Also, this would make the entire website CORS-friendly. If somebody wants to mark only a single action or controller as CORS-friendly, then the accepted answer is much better. – Lev Dubinets Feb 8 '13 at 16:43
  • 1
    If you see the ASP.Net section, it has a hint: "Note: this approach is compatible with IIS6, IIS7 Classic Mode, and IIS7 Integrated Mode." – percebus Dec 13 '13 at 20:28
  • 1
    I am facing a cross- domain issue when I publish my app on the SharePoint environment. When I run my app on local environment my app runs fine, but when I publish it on azure to my sharepoint site it redirects to error page on Ajax.Begin form call. I tried this solution but it doesn't work for me. Is there any other alternative to it? – Jyotsna Wadhwani Sep 4 '17 at 7:29
21

I ran into a problem where the browser refused to serve up content that it had retrieved when the request passed in cookies (e.g., the xhr had its withCredentials=true), and the site had Access-Control-Allow-Origin set to *. (The error in Chrome was, "Cannot use wildcard in Access-Control-Allow-Origin when credentials flag is true.")

Building on the answer from @jgauffin, I created this, which is basically a way of working around that particular browser security check, so caveat emptor.

public class AllowCrossSiteJsonAttribute : ActionFilterAttribute
{
    public override void OnActionExecuting(ActionExecutingContext filterContext)
    {
        // We'd normally just use "*" for the allow-origin header, 
        // but Chrome (and perhaps others) won't allow you to use authentication if
        // the header is set to "*".
        // TODO: Check elsewhere to see if the origin is actually on the list of trusted domains.
        var ctx = filterContext.RequestContext.HttpContext;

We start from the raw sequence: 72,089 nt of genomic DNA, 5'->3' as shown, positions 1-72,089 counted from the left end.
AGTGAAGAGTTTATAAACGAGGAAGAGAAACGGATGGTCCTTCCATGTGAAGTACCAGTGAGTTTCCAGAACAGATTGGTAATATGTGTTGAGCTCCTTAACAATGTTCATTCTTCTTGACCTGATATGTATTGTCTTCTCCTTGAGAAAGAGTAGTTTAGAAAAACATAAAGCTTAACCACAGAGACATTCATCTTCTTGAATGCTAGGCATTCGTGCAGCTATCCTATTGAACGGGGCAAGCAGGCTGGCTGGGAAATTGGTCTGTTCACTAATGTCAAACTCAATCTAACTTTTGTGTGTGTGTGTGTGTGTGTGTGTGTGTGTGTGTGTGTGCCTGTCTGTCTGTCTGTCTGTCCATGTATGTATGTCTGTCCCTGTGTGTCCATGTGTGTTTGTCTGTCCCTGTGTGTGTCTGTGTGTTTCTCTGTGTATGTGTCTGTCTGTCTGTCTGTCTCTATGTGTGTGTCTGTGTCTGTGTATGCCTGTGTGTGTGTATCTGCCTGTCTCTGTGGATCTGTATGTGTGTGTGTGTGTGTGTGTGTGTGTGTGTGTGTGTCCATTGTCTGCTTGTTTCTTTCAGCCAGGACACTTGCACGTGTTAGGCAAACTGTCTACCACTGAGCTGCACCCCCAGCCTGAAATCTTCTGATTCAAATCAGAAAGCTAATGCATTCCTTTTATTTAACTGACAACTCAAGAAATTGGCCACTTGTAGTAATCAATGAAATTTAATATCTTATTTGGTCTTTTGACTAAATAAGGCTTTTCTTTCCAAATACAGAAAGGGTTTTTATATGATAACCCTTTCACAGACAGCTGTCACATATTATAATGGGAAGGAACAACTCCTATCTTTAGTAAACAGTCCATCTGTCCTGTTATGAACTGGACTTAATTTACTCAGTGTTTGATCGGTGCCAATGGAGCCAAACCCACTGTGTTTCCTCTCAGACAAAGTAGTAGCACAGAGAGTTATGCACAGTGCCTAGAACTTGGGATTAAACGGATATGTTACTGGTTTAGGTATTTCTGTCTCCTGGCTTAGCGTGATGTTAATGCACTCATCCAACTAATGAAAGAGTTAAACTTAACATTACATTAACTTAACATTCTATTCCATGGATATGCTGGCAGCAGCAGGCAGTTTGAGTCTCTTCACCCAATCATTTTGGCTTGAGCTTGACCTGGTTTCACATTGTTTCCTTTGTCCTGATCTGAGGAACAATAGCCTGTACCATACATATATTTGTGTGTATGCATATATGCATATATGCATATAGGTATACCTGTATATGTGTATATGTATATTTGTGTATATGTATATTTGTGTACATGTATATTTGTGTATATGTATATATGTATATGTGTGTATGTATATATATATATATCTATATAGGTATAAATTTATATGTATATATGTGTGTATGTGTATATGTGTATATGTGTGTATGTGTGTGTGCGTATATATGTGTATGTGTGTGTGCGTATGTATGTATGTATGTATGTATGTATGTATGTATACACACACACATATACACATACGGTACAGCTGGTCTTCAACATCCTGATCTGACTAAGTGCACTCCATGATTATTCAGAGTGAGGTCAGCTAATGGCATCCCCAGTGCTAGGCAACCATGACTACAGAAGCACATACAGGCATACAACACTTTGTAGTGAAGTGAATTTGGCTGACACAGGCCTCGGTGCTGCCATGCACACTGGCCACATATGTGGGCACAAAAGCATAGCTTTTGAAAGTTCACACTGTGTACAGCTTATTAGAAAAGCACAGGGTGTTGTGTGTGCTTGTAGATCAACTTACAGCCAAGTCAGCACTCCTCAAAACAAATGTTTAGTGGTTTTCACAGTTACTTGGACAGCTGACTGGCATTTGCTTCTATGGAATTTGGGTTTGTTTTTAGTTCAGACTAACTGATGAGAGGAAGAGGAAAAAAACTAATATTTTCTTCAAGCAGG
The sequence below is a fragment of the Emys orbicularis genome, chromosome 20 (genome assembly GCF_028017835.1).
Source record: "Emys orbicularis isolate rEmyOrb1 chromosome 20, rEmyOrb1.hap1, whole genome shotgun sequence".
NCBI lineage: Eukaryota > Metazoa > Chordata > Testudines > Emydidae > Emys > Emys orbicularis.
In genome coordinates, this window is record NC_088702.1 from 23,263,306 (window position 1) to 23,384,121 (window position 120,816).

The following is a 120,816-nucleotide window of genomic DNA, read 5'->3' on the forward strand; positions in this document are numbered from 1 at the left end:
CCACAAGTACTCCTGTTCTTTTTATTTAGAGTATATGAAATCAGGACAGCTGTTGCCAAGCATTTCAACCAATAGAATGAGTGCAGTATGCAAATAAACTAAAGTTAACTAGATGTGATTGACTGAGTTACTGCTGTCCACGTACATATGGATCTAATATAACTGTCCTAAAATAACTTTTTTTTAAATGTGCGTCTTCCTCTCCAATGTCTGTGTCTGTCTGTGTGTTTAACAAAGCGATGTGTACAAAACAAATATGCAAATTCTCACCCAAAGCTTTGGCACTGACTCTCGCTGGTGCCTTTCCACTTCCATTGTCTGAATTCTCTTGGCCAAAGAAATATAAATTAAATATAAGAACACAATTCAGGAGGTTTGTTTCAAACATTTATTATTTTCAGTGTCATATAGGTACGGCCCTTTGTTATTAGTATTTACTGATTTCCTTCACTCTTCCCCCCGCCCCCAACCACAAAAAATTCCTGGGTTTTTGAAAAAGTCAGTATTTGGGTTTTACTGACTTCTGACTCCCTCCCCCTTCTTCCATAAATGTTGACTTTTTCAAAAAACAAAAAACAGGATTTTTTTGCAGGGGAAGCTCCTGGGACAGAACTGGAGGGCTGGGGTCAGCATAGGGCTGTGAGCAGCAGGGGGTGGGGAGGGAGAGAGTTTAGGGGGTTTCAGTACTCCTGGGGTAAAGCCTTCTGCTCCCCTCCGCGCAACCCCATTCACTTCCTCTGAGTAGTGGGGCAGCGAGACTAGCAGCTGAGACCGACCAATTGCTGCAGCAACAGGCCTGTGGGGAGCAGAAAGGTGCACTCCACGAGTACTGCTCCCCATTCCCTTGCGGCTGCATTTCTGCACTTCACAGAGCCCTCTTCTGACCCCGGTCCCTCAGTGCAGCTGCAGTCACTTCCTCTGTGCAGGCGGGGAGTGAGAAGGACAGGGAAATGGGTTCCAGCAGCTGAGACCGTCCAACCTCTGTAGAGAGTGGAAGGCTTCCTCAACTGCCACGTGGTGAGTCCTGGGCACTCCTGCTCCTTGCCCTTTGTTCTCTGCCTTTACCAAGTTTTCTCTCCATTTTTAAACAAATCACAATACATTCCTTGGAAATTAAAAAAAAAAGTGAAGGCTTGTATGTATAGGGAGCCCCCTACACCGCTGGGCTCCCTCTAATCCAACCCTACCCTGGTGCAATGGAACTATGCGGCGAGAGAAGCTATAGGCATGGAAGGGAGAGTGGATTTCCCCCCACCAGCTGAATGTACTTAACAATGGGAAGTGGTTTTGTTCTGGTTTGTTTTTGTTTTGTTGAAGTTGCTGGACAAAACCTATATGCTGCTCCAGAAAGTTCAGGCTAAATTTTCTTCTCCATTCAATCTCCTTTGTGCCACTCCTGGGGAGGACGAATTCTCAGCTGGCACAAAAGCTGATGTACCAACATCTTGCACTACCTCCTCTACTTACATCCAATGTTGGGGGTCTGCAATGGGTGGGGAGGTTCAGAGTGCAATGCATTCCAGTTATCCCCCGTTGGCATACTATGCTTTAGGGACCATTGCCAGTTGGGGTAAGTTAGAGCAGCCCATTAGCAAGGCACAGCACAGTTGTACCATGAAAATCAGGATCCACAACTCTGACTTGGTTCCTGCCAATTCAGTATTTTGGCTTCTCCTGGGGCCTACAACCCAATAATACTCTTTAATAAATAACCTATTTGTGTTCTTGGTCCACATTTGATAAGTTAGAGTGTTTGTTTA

var origin = ctx.Request.Headers["Origin"];
        var allowOrigin = !string.IsNullOrWhiteSpace(origin) ? origin : "*";
        ctx.Response.AddHeader("Access-Control-Allow-Origin", allowOrigin);
        ctx.Response.AddHeader("Access-Control-Allow-Headers", "*");
        ctx.Response.AddHeader("Access-Control-Allow-Credentials", "true");
        base.OnActionExecuting(filterContext);
    }
}
15

This is really simple , just add this in web.config

<system.webServer>
  <httpProtocol>
    <customHeaders>
      <add name="Access-Control-Allow-Origin" value="http://localhost" />
      <add name="Access-Control-Allow-Headers" value="X-AspNet-Version,X-Powered-By,Date,Server,Accept,Accept-Encoding,Accept-Language,Cache-Control,Connection,Content-Length,Content-Type,Host,Origin,Pragma,Referer,User-Agent" />
      <add name="Access-Control-Allow-Methods" value="GET, PUT, POST, DELETE, OPTIONS" />
      <add name="Access-Control-Max-Age" value="1000" />
    </customHeaders>
  </httpProtocol>
</system.webServer>

In Origin put all domains that have access to your web server, in headers put all possible headers that any ajax http request can use, in methods put all methods that you allow on your server

regards :)

  • Very nice, worked very well, thanks. – Alexandre Nov 29 '16 at 14:03
  • Adding "Authorization" in Access-Control-Allow-Headers can also be useful if you intend to use Authorized queries. – AFract Jan 18 '17 at 17:28
9

Sometimes OPTIONS verb as well causes problems

Simply: Update your web.config with the following

<system.webServer>
    <httpProtocol>
        <customHeaders>
          <add name="Access-Control-Allow-Origin" value="*" />
          <add name="Access-Control-Allow-Headers" value="Origin, X-Requested-With, Content-Type, Accept" />
        </customHeaders>
    </httpProtocol>
</system.webServer>